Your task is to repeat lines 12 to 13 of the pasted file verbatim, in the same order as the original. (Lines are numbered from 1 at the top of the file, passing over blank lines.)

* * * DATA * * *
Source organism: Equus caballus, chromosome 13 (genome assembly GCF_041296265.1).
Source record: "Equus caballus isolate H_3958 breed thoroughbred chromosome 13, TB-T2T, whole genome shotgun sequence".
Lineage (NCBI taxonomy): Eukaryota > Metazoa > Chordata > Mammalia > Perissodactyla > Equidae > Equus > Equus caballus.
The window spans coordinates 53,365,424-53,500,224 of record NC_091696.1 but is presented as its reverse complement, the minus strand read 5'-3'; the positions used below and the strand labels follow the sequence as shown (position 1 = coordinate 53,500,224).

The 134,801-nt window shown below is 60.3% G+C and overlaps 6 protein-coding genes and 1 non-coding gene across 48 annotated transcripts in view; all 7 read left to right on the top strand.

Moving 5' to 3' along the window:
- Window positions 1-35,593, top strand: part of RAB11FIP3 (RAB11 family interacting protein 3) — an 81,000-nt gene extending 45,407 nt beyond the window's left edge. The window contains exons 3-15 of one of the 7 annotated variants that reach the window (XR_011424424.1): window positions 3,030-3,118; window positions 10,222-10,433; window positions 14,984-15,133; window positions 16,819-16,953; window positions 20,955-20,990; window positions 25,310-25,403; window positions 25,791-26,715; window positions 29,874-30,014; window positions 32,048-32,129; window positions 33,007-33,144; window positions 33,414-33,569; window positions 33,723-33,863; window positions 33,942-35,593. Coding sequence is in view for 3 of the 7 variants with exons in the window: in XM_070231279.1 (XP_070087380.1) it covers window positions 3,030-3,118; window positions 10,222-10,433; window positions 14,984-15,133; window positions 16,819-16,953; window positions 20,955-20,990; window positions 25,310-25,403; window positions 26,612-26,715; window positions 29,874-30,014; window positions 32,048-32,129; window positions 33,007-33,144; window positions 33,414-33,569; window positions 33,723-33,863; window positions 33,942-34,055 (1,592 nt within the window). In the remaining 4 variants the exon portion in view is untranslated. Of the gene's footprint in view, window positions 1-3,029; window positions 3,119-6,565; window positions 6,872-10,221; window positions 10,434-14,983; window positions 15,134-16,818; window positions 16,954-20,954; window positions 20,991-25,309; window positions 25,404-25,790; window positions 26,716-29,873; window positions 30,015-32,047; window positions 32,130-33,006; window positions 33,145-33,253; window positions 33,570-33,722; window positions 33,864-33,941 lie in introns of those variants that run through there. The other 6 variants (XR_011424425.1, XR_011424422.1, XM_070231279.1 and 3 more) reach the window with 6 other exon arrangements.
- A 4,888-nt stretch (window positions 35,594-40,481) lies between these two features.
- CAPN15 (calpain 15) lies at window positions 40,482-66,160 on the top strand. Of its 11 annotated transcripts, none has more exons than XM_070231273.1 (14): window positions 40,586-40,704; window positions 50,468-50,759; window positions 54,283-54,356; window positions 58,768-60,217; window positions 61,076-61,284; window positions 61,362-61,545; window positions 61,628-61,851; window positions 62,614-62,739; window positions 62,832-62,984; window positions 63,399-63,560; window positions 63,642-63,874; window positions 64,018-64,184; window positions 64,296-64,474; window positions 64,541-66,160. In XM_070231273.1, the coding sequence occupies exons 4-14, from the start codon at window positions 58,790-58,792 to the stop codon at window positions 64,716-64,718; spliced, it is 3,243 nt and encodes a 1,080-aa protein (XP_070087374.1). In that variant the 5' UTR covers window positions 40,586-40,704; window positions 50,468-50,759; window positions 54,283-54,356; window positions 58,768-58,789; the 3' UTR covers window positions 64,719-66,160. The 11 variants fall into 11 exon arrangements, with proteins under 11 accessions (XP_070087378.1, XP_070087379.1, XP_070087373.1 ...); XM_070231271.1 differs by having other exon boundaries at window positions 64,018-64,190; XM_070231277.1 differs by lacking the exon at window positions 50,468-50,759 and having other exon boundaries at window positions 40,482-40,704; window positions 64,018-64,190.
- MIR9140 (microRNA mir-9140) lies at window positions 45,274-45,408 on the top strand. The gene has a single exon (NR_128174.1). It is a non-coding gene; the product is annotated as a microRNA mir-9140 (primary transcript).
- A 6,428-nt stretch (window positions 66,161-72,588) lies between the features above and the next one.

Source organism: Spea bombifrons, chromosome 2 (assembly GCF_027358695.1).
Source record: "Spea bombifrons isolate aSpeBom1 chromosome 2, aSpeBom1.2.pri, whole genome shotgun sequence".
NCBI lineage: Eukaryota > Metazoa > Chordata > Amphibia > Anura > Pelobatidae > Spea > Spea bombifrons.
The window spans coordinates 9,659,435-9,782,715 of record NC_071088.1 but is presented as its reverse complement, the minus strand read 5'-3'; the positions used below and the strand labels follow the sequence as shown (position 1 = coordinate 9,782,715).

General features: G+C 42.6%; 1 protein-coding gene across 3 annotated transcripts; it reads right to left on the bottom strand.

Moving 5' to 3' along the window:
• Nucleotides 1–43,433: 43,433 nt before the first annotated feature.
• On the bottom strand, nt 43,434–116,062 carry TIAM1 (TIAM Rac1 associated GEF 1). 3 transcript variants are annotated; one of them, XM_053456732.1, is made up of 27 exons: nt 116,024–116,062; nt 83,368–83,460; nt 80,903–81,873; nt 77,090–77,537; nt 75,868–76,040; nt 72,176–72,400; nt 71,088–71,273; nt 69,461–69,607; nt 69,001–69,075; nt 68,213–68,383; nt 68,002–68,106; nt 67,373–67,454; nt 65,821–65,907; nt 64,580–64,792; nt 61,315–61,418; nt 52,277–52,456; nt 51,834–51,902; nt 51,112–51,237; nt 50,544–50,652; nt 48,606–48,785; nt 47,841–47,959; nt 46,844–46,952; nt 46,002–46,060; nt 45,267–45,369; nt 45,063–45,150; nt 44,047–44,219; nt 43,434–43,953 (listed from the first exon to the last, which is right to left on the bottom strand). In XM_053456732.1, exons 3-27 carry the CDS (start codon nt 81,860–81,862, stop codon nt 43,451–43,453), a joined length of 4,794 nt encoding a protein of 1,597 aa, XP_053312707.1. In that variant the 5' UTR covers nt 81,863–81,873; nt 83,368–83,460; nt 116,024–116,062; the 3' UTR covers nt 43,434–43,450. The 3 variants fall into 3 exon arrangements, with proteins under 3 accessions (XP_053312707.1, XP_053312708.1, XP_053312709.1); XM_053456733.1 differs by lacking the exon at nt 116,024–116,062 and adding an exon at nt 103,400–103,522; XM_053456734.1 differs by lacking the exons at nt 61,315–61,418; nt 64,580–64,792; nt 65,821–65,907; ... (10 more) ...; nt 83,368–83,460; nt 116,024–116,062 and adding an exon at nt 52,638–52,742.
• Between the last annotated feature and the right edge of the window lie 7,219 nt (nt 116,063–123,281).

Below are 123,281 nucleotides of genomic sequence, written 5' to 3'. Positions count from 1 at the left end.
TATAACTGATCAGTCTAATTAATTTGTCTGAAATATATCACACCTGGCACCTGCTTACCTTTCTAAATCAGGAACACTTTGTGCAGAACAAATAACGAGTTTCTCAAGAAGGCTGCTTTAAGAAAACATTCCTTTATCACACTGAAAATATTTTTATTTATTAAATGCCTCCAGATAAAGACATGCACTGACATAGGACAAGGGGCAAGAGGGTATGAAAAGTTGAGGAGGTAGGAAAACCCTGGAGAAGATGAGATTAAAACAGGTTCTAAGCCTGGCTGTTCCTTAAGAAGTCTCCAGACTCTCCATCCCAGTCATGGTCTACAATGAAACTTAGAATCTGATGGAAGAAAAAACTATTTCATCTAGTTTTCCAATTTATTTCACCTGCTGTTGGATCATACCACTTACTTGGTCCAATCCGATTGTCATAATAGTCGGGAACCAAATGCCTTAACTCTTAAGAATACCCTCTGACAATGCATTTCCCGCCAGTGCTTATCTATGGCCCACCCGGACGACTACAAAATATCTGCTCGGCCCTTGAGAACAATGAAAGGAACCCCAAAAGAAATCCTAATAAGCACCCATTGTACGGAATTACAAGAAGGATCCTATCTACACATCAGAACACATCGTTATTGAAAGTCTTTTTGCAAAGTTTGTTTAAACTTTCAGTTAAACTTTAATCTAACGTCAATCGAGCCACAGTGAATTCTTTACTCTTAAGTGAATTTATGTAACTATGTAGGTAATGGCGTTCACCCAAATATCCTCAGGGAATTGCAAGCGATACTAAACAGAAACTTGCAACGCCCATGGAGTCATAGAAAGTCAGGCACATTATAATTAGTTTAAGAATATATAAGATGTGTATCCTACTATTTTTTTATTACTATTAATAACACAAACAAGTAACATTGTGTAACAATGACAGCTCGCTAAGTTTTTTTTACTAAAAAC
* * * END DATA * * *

Source organism: Spea bombifrons, chromosome 2 (assembly GCF_027358695.1).
Source record: "Spea bombifrons isolate aSpeBom1 chromosome 2, aSpeBom1.2.pri, whole genome shotgun sequence".